ABB Adds More Human Intelligence to Industrial Robots

Elizabeth Montalbano

January 2, 2014

3 Min Read
ABB Adds More Human Intelligence to Industrial Robots

One of the trends in industrial robotics is to create machines that can more intuitively and carefully handle tasks as humans might. To that end, ABB Robotics has introduced a set of software features called Integrated Force Control that makes robots more intelligent and able to handle process variations in a similar way to humans.

"Some robotic applications require the robot to be able to sense the proper amount of force to exert at different times during a certain, much like a human would in sanding a piece of wood or using a file to clean a piece of metal," Alex Miller, an ABB project manager, told Design News, in an email. "ABB force control technology makes robots more intelligent and able to handle process variations with real-time external inputs -- much like a human would when handling a delicate item or precise dimensions."

The software is a consolidation of discrete features that were previously available in ABB's machining or assembly Force Control offerings. It's aimed chiefly for use at robots in an industrial assembly or packaging scenario.


Key to the new technology package is tactile sensing technology that provides feedback from a force sensor, giving the robots the ability to react to their surroundings and change their programmed path or speed, Miller told Design News. The technology also enables robots to mimic the motions of a human arm to find the correct position to assemble a part, following edges and contours of items precisely regardless, he said.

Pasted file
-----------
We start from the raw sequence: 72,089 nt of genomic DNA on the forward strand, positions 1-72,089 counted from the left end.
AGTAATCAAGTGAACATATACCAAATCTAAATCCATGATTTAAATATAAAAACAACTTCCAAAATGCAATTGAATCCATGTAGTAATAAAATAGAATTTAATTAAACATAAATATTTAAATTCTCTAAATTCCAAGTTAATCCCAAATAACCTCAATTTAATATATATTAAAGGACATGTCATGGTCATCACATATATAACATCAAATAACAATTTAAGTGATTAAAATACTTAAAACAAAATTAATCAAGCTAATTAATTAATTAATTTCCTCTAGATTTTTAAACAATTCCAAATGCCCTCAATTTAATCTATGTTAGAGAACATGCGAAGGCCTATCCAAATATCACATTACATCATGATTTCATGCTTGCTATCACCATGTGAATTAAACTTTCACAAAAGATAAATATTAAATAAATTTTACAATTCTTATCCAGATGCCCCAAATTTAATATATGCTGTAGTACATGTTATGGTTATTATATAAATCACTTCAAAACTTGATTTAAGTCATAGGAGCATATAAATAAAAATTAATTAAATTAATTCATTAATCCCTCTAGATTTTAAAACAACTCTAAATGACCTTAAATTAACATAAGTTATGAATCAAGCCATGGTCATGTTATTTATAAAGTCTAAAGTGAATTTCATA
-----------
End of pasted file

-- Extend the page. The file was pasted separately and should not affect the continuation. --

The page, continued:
"[The technology] enables the use of robotics in applications where they may not previously have been able to perform the required tasks," Miller said. "Robots are more flexible than 'hard (fixed) automation' and are often less expensive. Expanding the tasks that robots can perform gives companies greater flexibility to handle a wider variety of parts."

Specifically, ABB's Integrated Force Control can be used to enhance a varied array of robotic machining applications such as grinding, polishing, deburring, and deflashing. For example, one of the technology's packaging features allows it to grind, polish, or buff parts while maintaining a constant force between the tool and the work piece.

Most ABB robots are now available with Integrated Force Control, from the small to midsized up to the largest, Miller added.

Indeed, there is an increased need for this type of sensing intelligence in robots in manufacturing scenarios, allowing them to better react to their surroundings and interact with parts and items in a more intuitive way. Rethink Robots' Baxter was designed from the outset with these features in mind, and now other industrial robots are being designed or retrofitted with similar technology.

ABB's Integrated Force Control comes loaded on the company's hardware and software, and includes protection against overload and EMC. The technology is certified to IP65 and suitable for high precision robotic applications, and features a compact and lightweight design.

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About the Author(s)

Elizabeth Montalbano

Elizabeth Montalbano has been a professional journalist covering the telecommunications, technology and business sectors since 1998. Prior to her work at Design News, she has previously written news, features and opinion articles for Phone+, CRN (now ChannelWeb), the IDG News Service, Informationweek and CNNMoney, among other publications. Born and raised in Philadelphia, she also has lived and worked in Phoenix, Arizona; San Francisco and New York City. She currently resides in Lagos, Portugal. Montalbano has a bachelor's degree in English/Communications from De Sales University and a master's degree from Arizona State University in creative writing.

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